Individual Retirement Accounts
Prepare for the Future with Langley Federal Credit Union
An Individual Retirement Arrangement (IRA) is a personal savings plan that offers tax advantages to an individual who sets aside money for his or her retirement. Langley offers fixed rate investments for terms of 12, 18, 30, and 60 months, as well as Money Market IRAs. Our Financial Service Representatives can give you more details and help you complete the necessary forms.
There are two different types of IRAs; the Roth IRA and the Traditional IRA.
Taxable compensation is required to open a Roth IRA and Modified Adjusted Gross Income (MAGI) limits apply to make a contribution. Contributions are not deductible since the money has already been taxed. The principal amount is never subject to future taxes or penalties as long as the owner stays within the contribution guidelines. The Roth IRA allows contributions to grow tax-deferred.
Distributions considered to be "qualified" generally are tax and penalty free. Once the account has been open for five years, owners may take tax-free distributions of earnings with a "qualified" event (generally turning age 59 1/2 ). The tax-deferred earnings are considered tax-free.
Tax and penalty free benefits make the Roth IRA the most exciting new personal savings option since IRAs were first permitted in 1975.
Certain lower income individuals may qualify for a non-refundable tax credit. Roth IRA contribution eligibility depends on the individual's (or if married, the individual and the spouse's) MAGI and income tax filing status. The amount that an individual is eligible to contribute is reduced if his/her MAGI falls within or below certain phase-out ranges. If MAGI exceeds the limits, no Roth IRA contribution is allowed. Please check with your financial adviser for eligibility and the amount you can contribute.
|2014 / 2015 phase-out ranges|
|Filing Status||2014 MAGI||2015 MAGI|
|Single||$114,000 - $129,000||$116,000 - $131,000|
|Married, filing joint||$181,000 - $191,000||$183,000 - $193,000|
|Married, filing separate||$0 - $10,000||$0 -$10,000|
The following specific details for Roth IRA contributions are based on 2015 figures.
- Single individuals with MAGI of $116,000 or less may contribute the maximum annual contribution ($5,500 plus catch-up contributions, if eligible) to their Roth IRAs.
- Single individuals with MAGI of more than $116,000 and less than $131,000 may make partial contributions to their Roth IRAs.
- Single individuals with MAGI of $131,000 or more may not contribute to Roth IRAs for that year.
- Married individuals who file joint income tax returns with joint MAGI of $183,000 or less may contribute the maximum annual contribution to their Roth IRAs.
- Married individuals who file joint income tax returns with joint MAGI of more than $183,000 and less than $193,000 may make partial contributions to their Roth IRAs.
- Married individuals who file joint income tax returns with joint MAGI of $193,000 or more may not contribute to their Roth IRAs for that year.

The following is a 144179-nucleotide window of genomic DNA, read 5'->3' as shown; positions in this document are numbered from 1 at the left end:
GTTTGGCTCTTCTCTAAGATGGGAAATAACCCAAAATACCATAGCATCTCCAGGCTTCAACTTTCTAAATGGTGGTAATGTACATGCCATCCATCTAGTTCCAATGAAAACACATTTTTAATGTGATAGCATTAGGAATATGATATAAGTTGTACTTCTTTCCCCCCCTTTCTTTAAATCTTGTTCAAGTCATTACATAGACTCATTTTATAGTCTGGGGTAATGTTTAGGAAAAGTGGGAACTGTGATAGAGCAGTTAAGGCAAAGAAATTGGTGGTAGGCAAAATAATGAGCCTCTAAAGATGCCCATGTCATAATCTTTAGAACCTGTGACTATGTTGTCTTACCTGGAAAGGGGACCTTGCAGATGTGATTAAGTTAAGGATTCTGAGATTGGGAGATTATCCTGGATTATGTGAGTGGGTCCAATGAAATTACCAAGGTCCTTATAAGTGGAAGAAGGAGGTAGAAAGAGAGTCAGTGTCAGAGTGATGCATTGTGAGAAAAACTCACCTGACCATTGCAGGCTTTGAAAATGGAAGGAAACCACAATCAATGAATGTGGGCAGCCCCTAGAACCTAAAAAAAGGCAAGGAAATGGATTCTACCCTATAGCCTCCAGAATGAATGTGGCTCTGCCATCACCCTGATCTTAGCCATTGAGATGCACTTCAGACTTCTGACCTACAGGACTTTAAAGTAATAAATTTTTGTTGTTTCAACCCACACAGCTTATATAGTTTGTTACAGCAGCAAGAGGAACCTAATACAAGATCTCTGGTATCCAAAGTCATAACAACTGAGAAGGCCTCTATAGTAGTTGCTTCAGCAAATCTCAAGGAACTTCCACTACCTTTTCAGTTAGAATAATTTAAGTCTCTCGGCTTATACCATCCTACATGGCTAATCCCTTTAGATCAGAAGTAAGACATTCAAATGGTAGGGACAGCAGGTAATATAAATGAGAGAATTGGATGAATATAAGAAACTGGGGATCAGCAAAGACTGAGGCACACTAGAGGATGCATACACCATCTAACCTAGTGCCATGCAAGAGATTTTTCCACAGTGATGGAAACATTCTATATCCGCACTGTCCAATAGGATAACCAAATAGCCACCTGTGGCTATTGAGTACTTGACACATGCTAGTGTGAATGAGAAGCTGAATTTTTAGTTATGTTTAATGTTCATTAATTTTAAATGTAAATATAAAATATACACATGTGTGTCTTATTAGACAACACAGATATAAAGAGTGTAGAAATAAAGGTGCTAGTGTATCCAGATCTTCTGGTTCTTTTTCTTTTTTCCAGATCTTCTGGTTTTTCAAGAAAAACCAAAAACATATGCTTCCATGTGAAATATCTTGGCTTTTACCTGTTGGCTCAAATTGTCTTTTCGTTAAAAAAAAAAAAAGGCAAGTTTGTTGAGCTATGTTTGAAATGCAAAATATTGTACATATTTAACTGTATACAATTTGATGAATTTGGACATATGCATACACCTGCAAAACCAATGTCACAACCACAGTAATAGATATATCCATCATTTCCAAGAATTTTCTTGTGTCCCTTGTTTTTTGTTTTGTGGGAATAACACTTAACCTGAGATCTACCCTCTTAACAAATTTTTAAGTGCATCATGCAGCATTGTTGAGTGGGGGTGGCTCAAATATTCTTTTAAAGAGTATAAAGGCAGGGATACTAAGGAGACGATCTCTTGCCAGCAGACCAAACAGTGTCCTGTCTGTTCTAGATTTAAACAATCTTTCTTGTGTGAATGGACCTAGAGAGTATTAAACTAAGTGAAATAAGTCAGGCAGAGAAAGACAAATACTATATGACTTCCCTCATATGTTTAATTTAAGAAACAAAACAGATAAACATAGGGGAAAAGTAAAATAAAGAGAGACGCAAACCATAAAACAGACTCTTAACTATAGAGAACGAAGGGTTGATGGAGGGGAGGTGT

- Married individuals who file separate returns with MAGI of less than $10,000 may make partial contributions to their Roth IRAs.
- Married individuals who file separate returns with MAGI of $10,000 or more may not contribute to their Roth IRAs for that year.
Traditional IRAs are easy to maintain, and typically offer two important tax advantages:
- Every penny of the earnings in your Traditional IRA is 100% free from federal income tax until you withdraw it from your account.
- You may be eligible to deduct your total annual Traditional IRA contributions on your federal income tax return. Review deductibility chart below for details.
Taxable compensation is required and the individual must be under age 70 1/2 for the entire year to make a regular IRA contribution for the year. Certain lower income individuals may qualify for a non-refundable tax credit. Consult your tax adviser for more information regarding tax credits. Tax deferred earnings, regular deposits, and the passage of time will help your money grow faster for retirement.
Traditional IRA Deductibility
One of the benefits of contributing to a Traditional IRA is that the contribution may be tax deductible. Whether a contribution or a portion of a contribution is deductible depends on active participation (participating in or receiving contributions) in an employer-sponsored retirement plan, marital status, and modified adjusted gross income (MAGI).
|IRA Deductibility Phase-Out Ranges for Active Participants|
|Tax Year||Single Filer||Married Filing a Joint Tax Return||Non-active Participant Married to an Active Participant||Married Filing Separate Tax Returns|
IRA Contribution Limits
An IRA owner may contribute to a Roth or Traditional IRA up to the lesser of
- 100% of earned income, or
- $5,500 for 2014/2015 (plus "catch-up" contributions, if eligible).
IRA owners age 50 or older by the end of the tax year may increase their IRA contributions to help "catch up" on their retirement savings, for a total maximum IRA contribution of
- $6,500 for 2014/2015
For the purpose of the contribution limit, Traditional IRA contributions and Roth IRA contributions are combined.